Evidence found of oral bacteria contributing to bowel disorders
(Medical Xpress)—An international team of researchers has found evidence that suggests certain types of oral bacteria may cause or exacerbate bowel disorders. In their paper published in the journal Science, the group describes testing the impact of introducing bacteria found in the mouths of humans to mice models. Xuetao Cao with the Chinese Academy of Medical Sciences offers a Perspective piece on the work done by the team in the same journal issue and suggests that the work might one day lead to the development of new kinds of treatments for common bowel disorders.
Bowel disorders such as irritable bowel syndrome, ulcerative colitis and Crohn's disease are more than just a nuisance— they can cause serious degradation to quality of life, and in some cases, can even be deadly. For that reason, medical scientists search for answers surrounding their causes and ways to treat them. In this new effort, the researchers report finding a possible link between bacteria that normally live in the mouth and common bowel disorders.
The researchers report that their study began when team members noticed that patients with one of the three main types of bowel disorders also had higher than normal levels of oral bacteria in their feces, suggesting higher levels in their guts. Suspecting there may be a link, the group conducted several experiments to help them learn more about the connection between the two types of bacteria.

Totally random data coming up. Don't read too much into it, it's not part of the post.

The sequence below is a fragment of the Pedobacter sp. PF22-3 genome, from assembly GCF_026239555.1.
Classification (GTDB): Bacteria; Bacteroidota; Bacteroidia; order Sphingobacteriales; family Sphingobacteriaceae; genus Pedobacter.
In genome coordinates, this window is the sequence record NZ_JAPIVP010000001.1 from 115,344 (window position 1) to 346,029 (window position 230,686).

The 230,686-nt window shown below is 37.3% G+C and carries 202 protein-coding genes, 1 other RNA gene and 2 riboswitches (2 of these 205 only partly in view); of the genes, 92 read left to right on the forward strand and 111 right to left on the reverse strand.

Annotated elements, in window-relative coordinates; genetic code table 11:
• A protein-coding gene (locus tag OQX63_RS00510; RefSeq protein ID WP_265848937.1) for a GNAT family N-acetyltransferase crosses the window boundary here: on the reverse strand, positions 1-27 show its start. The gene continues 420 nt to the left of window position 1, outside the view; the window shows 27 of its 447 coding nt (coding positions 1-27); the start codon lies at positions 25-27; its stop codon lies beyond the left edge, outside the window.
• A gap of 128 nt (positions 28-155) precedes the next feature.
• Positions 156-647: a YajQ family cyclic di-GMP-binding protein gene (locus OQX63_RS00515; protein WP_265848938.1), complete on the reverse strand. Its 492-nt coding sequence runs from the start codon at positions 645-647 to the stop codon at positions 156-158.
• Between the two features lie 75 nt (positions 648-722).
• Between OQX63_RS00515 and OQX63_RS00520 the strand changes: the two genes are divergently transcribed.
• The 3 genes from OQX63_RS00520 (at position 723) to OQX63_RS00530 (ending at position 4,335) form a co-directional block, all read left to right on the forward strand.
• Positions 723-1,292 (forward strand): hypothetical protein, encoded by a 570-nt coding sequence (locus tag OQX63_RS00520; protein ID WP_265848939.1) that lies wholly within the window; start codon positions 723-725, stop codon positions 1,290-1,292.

In the first experiment, the researchers introduced human saliva from people with Crohn's disease into the guts of mice with a sterilized gut microbiome. Doing so, they found, led to gut inflammation in some cases. A closer look revealed the bacteria responsible for the inflammation was Klebsiella pneumoniae, a strain commonly found in the human mouth, but seldom in the gut. In another experiment, the researchers introduced the bacteria directly into the intestines of healthy mice and found it caused no problems. Giving the mice Klebsiella-resistant antibiotics once again caused inflammation when Klebsiella was introduced. Other experiments with saliva from colitis patients offered similar results.
As Cao notes, the results suggest there may be a link between the oral bacteria and bowel disorders—more work is required to prove the case, but if it turns out to be true, a future treatment for such disorders may include giving patients oral disinfectants.
More information: Koji Atarashi et al. Ectopic colonization of oral bacteria in the intestine drives TH1 cell induction and inflammation, Science (2017). DOI: 10.1126/science.aan4526
Intestinal colonization by bacteria of oral origin has been correlated with several negative health outcomes, including inflammatory bowel disease. However, a causal role of oral bacteria ectopically colonizing the intestine remains unclear. Using gnotobiotic techniques, we show that strains of Klebsiella spp. isolated from the salivary microbiota are strong inducers of T helper 1 (TH1) cells when they colonize in the gut. These Klebsiella strains are resistant to multiple antibiotics, tend to colonize when the intestinal microbiota is dysbiotic, and elicit a severe gut inflammation in the context of a genetically susceptible host. Our findings suggest that the oral cavity may serve as a reservoir for potential intestinal pathobionts that can exacerbate intestinal disease.
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